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2004/12/07 VeRO


Some material is very old and may be incorrect today

© December 2004 Tony Lawrence

Ebay's Verified Rights Owner's Program (gosh that's awful). The purpose of this is to allow manufacturers of products to prevent sales by unauthorized vendors.

"Naw", you protest, "if I own it, surely I can sell it?". Nope. At least not on Ebay.

http://www.kuro5hin.org/story/2004/12/3/92549/2461 tells a story of a woman trying to get rid of some unwanted gifts and running afoul of this.

Doesn't fit my view of a free society.


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"Doesn't fit my view of a free society."

Or of free enterprise. If she owns it she has the right to resell it as long as she doesn't misrepresent the goods as new, or herself as an agent of the OEM. eBay is just plain wrong here. It appears the lawyers, not the managers, are running things there.

--BigDumbDinosaur

---December 7, 2004

A bit of irony there. The rights here are pretty plain, but in reality, there's no way she or anyone else is going to fight back - she's trying to unload a few dollars worth of stuff. So, as is so often the case nowadays (and perhaps ever has been), the big dogs win - not because they are right, but because they have power and money.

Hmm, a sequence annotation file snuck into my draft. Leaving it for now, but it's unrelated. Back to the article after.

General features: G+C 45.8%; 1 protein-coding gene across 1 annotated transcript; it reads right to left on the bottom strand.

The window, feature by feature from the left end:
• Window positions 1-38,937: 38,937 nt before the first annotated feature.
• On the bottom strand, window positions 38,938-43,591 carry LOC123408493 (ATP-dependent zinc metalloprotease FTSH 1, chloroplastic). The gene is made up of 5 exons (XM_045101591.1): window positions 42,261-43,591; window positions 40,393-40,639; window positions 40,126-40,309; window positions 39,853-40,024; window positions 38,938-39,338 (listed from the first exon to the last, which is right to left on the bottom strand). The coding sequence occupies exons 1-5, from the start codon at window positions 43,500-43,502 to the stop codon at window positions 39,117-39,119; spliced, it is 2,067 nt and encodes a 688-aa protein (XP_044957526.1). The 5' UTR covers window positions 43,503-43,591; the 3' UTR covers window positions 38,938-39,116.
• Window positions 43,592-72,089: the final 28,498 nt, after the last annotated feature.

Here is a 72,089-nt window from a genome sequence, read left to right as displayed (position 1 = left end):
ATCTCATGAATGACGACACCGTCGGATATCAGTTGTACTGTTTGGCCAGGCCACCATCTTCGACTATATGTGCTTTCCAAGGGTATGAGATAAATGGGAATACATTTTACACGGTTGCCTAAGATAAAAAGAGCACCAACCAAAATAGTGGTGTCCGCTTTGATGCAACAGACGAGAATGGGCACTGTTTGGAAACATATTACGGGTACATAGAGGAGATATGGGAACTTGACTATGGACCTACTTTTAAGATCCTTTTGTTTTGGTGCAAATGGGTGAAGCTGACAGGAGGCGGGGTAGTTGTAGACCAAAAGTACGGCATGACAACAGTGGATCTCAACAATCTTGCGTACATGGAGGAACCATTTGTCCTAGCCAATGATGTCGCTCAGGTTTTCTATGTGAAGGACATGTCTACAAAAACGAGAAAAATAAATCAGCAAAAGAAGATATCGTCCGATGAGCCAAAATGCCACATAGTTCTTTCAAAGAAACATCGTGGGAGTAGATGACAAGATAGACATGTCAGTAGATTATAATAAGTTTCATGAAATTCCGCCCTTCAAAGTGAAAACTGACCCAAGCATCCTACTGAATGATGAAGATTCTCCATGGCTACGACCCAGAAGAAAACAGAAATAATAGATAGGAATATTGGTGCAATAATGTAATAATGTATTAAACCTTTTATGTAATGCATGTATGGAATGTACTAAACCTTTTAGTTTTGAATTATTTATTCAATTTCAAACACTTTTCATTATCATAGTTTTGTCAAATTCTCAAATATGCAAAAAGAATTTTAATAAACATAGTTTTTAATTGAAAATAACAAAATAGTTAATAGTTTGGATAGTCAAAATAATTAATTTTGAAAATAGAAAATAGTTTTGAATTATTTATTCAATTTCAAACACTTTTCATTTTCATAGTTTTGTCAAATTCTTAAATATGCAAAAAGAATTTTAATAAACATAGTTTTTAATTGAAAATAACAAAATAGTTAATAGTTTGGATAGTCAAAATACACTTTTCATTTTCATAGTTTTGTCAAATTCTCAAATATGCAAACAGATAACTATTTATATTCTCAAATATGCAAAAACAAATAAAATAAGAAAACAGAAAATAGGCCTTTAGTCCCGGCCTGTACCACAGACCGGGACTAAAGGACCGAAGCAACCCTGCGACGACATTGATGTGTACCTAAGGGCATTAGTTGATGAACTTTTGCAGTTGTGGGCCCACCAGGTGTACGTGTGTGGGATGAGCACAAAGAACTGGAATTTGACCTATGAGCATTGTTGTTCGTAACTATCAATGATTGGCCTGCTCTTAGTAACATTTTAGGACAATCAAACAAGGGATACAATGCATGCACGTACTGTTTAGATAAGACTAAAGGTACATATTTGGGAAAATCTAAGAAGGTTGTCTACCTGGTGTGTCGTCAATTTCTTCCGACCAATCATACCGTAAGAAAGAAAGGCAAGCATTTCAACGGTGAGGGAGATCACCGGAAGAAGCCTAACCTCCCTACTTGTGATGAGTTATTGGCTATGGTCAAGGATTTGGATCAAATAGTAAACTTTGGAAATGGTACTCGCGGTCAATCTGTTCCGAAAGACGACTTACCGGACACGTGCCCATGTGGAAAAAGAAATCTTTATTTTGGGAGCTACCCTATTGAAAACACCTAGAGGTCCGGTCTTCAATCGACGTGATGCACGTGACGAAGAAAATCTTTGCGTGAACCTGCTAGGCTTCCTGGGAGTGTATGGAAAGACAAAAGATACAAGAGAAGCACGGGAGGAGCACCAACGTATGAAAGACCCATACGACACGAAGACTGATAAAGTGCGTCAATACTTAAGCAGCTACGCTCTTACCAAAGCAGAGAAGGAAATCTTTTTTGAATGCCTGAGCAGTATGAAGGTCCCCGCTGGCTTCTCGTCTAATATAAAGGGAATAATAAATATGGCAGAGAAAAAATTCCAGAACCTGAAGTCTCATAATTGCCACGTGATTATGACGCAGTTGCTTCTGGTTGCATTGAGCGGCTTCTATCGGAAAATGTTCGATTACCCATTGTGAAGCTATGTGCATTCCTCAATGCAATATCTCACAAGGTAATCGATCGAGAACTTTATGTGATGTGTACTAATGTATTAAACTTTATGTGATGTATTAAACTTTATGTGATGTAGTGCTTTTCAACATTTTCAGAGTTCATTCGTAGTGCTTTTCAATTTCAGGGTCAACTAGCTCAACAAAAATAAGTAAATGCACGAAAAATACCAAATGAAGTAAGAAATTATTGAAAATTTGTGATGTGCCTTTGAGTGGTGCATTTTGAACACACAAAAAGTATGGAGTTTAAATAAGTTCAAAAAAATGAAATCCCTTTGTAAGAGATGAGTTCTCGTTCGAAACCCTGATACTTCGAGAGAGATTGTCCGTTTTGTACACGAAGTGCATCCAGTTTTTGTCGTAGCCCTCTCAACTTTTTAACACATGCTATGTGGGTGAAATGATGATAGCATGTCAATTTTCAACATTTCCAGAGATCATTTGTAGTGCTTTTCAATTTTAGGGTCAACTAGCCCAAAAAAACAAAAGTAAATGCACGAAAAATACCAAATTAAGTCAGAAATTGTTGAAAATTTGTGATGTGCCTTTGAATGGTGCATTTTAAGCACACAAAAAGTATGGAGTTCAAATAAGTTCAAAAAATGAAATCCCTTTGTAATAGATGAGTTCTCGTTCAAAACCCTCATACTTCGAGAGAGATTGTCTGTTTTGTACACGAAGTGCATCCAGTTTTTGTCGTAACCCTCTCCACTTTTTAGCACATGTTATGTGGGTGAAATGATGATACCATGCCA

There is something basically wrong when a society effectively prevents righting of obvious wrongs. I know there's a bit of idealism in that thought: there will always be petty injustice, but does accepting reality mean that we (as a society) should do nothing at all?


--TonyLawrence

---December 9, 2004


Also something to think about is that it's openning E-bay up to all sorts of stuff. Over and over again they claim that they are a clearing house and are not responsable for the products being sold thru them. One example is if you get scammed it's not E-bay's job to compinsate you, unless you pay extra for insurance. Also another example is that it's not legal to sell and own guns in some countries, but people get around that by selling a object, like a cardboard box or crate, and then they throw the gun in for "free".

Now their defense is that they aren't responsable becuase it's impossible for them to know exactly what is going on with all sellers and buyers. They will stop known scams, but "Caveat Emptor" is the phrase of the day.

HOWEVER, now what is their defense going to be?
I got screwed --Customer

Caveat Emptor, should of gone thru a holding house --Ebay

You prevent sales according to agreements with 3rd party companies and you do a good job, your certainly capable of stopping scams like this and you are willing to assume responsibility when it's convienent, we're suing --Customer's Lawyer

--Drag

---December 9, 2004





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